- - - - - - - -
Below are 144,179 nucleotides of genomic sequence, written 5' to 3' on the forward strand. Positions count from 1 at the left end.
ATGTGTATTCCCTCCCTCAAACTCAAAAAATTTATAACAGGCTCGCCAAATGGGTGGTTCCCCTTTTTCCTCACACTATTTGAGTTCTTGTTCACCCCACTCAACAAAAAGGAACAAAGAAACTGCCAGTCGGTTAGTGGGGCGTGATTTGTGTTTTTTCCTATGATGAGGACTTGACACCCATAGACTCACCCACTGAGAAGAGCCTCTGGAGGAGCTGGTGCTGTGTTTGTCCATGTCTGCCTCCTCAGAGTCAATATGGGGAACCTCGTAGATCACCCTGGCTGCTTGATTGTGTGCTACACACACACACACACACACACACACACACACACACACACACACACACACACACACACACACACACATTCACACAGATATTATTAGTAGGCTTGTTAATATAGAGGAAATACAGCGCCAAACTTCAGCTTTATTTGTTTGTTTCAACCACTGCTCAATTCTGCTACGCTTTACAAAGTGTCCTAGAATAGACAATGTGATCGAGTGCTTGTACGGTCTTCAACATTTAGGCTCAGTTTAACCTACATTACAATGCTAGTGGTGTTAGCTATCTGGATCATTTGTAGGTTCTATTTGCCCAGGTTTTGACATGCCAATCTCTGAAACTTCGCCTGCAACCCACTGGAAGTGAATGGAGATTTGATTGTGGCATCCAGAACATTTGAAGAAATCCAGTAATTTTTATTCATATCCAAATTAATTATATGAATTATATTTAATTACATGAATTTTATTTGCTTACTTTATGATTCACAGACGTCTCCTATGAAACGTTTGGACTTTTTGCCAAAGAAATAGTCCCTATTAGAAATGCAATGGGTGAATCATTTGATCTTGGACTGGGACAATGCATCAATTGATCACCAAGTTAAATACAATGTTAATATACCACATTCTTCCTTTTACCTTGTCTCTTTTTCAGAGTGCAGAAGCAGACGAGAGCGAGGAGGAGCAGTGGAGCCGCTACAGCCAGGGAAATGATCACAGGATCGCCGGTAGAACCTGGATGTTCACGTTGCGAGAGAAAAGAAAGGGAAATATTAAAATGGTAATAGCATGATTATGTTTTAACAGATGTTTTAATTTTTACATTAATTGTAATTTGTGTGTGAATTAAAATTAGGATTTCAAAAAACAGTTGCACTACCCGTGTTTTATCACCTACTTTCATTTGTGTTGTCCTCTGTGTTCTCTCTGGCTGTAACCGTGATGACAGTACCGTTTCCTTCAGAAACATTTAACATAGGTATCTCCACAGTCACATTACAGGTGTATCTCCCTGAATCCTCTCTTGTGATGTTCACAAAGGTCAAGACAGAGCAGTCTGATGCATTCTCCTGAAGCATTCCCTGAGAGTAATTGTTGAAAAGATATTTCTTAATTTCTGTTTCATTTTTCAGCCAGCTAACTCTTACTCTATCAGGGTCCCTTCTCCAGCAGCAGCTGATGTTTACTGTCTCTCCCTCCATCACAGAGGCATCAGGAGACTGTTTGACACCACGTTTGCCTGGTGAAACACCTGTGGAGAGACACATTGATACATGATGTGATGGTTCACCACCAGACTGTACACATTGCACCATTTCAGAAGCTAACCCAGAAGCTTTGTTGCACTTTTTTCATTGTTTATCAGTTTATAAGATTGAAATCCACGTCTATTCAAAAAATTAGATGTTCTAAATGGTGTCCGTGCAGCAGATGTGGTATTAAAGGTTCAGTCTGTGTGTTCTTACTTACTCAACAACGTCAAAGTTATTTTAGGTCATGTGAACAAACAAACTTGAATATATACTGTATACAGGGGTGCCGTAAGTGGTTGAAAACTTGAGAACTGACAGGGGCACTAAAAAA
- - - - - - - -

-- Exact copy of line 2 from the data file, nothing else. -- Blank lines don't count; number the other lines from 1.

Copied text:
ATGTGTATTCCCTCCCTCAAACTCAAAAAATTTATAACAGGCTCGCCAAATGGGTGGTTCCCCTTTTTCCTCACACTATTTGAGTTCTTGTTCACCCCACTCAACAAAAAGGAACAAAGAAACTGCCAGTCGGTTAGTGGGGCGTGATTTGTGTTTTTTCCTATGATGAGGACTTGACACCCATAGACTCACCCACTGAGAAGAGCCTCTGGAGGAGCTGGTGCTGTGTTTGTCCATGTCTGCCTCCTCAGAGTCAATATGGGGAACCTCGTAGATCACCCTGGCTGCTTGATTGTGTGCTACACACACACACACACACACACACACACACACACACACACACACACACACACACACACACACACACATTCACACAGATATTATTAGTAGGCTTGTTAATATAGAGGAAATACAGCGCCAAACTTCAGCTTTATTTGTTTGTTTCAACCACTGCTCAATTCTGCTACGCTTTACAAAGTGTCCTAGAATAGACAATGTGATCGAGTGCTTGTACGGTCTTCAACATTTAGGCTCAGTTTAACCTACATTACAATGCTAGTGGTGTTAGCTATCTGGATCATTTGTAGGTTCTATTTGCCCAGGTTTTGACATGCCAATCTCTGAAACTTCGCCTGCAACCCACTGGAAGTGAATGGAGATTTGATTGTGGCATCCAGAACATTTGAAGAAATCCAGTAATTTTTATTCATATCCAAATTAATTATATGAATTATATTTAATTACATGAATTTTATTTGCTTACTTTATGATTCACAGACGTCTCCTATGAAACGTTTGGACTTTTTGCCAAAGAAATAGTCCCTATTAGAAATGCAATGGGTGAATCATTTGATCTTGGACTGGGACAATGCATCAATTGATCACCAAGTTAAATACAATGTTAATATACCACATTCTTCCTTTTACCTTGTCTCTTTTTCAGAGTGCAGAAGCAGACGAGAGCGAGGAGGAGCAGTGGAGCCGCTACAGCCAGGGAAATGATCACAGGATCGCCGGTAGAACCTGGATGTTCACGTTGCGAGAGAAAAGAAAGGGAAATATTAAAATGGTAATAGCATGATTATGTTTTAACAGATGTTTTAATTTTTACATTAATTGTAATTTGTGTGTGAATTAAAATTAGGATTTCAAAAAACAGTTGCACTACCCGTGTTTTATCACCTACTTTCATTTGTGTTGTCCTCTGTGTTCTCTCTGGCTGTAACCGTGATGACAGTACCGTTTCCTTCAGAAACATTTAACATAGGTATCTCCACAGTCACATTACAGGTGTATCTCCCTGAATCCTCTCTTGTGATGTTCACAAAGGTCAAGACAGAGCAGTCTGATGCATTCTCCTGAAGCATTCCCTGAGAGTAATTGTTGAAAAGATATTTCTTAATTTCTGTTTCATTTTTCAGCCAGCTAACTCTTACTCTATCAGGGTCCCTTCTCCAGCAGCAGCTGATGTTTACTGTCTCTCCCTCCATCACAGAGGCATCAGGAGACTGTTTGACACCACGTTTGCCTGGTGAAACACCTGTGGAGAGACACATTGATACATGATGTGATGGTTCACCACCAGACTGTACACATTGCACCATTTCAGAAGCTAACCCAGAAGCTTTGTTGCACTTTTTTCATTGTTTATCAGTTTATAAGATTGAAATCCACGTCTATTCAAAAAATTAGATGTTCTAAATGGTGTCCGTGCAGCAGATGTGGTATTAAAGGTTCAGTCTGTGTGTTCTTACTTACTCAACAACGTCAAAGTTATTTTAGGTCATGTGAACAAACAAACTTGAATATATACTGTATACAGGGGTGCCGTAAGTGGTTGAAAACTTGAGAACTGACAGGGGCACTAAAAAA